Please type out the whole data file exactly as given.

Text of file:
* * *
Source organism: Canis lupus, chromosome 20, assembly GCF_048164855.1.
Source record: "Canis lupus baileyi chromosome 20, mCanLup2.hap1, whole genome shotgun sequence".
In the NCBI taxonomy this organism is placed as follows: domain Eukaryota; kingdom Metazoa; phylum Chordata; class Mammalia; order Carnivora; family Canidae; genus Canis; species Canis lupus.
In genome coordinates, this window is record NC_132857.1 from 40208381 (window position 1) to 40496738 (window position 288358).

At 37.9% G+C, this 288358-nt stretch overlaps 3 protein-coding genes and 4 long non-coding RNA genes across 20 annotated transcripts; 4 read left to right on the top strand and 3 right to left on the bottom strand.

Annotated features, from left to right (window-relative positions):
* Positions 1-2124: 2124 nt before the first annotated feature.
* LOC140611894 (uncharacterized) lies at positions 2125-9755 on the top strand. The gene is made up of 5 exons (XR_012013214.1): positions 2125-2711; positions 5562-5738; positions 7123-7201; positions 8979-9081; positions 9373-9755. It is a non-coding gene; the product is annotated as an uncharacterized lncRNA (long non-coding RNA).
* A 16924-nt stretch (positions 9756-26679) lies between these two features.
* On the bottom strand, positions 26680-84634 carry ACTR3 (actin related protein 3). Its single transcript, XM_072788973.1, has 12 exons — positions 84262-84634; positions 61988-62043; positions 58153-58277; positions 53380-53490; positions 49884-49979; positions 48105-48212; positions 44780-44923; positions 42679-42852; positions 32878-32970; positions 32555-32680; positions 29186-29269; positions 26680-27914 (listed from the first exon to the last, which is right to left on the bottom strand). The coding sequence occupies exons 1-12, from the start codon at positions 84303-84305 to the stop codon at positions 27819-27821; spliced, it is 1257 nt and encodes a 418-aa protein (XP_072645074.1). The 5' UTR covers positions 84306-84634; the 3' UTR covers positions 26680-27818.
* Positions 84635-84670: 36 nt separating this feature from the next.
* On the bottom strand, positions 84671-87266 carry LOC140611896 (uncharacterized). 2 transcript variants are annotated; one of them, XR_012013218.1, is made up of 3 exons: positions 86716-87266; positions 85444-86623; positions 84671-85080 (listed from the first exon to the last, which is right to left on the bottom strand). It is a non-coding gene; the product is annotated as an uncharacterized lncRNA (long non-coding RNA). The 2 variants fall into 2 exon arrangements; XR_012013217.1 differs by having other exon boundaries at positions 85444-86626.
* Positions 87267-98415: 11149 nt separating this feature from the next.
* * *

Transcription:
Source organism: Canis lupus, chromosome 20, assembly GCF_048164855.1.
Source record: "Canis lupus baileyi chromosome 20, mCanLup2.hap1, whole genome shotgun sequence".
In the NCBI taxonomy this organism is placed as follows: domain Eukaryota; kingdom Metazoa; phylum Chordata; class Mammalia; order Carnivora; family Canidae; genus Canis; species Canis lupus.
In genome coordinates, this window is record NC_132857.1 from 40208381 (window position 1) to 40496738 (window position 288358).

At 37.9% G+C, this 288358-nt stretch overlaps 3 protein-coding genes and 4 long non-coding RNA genes across 20 annotated transcripts; 4 read left to right on the top strand and 3 right to left on the bottom strand.

Annotated features, from left to right (window-relative positions):
* Positions 1-2124: 2124 nt before the first annotated feature.
* LOC140611894 (uncharacterized) lies at positions 2125-9755 on the top strand. The gene is made up of 5 exons (XR_012013214.1): positions 2125-2711; positions 5562-5738; positions 7123-7201; positions 8979-9081; positions 9373-9755. It is a non-coding gene; the product is annotated as an uncharacterized lncRNA (long non-coding RNA).
* A 16924-nt stretch (positions 9756-26679) lies between these two features.
* On the bottom strand, positions 26680-84634 carry ACTR3 (actin related protein 3). Its single transcript, XM_072788973.1, has 12 exons — positions 84262-84634; positions 61988-62043; positions 58153-58277; positions 53380-53490; positions 49884-49979; positions 48105-48212; positions 44780-44923; positions 42679-42852; positions 32878-32970; positions 32555-32680; positions 29186-29269; positions 26680-27914 (listed from the first exon to the last, which is right to left on the bottom strand). The coding sequence occupies exons 1-12, from the start codon at positions 84303-84305 to the stop codon at positions 27819-27821; spliced, it is 1257 nt and encodes a 418-aa protein (XP_072645074.1). The 5' UTR covers positions 84306-84634; the 3' UTR covers positions 26680-27818.
* Positions 84635-84670: 36 nt separating this feature from the next.
* On the bottom strand, positions 84671-87266 carry LOC140611896 (uncharacterized). 2 transcript variants are annotated; one of them, XR_012013218.1, is made up of 3 exons: positions 86716-87266; positions 85444-86623; positions 84671-85080 (listed from the first exon to the last, which is right to left on the bottom strand). It is a non-coding gene; the product is annotated as an uncharacterized lncRNA (long non-coding RNA). The 2 variants fall into 2 exon arrangements; XR_012013217.1 differs by having other exon boundaries at positions 85444-86626.
* Positions 87267-98415: 11149 nt separating this feature from the next.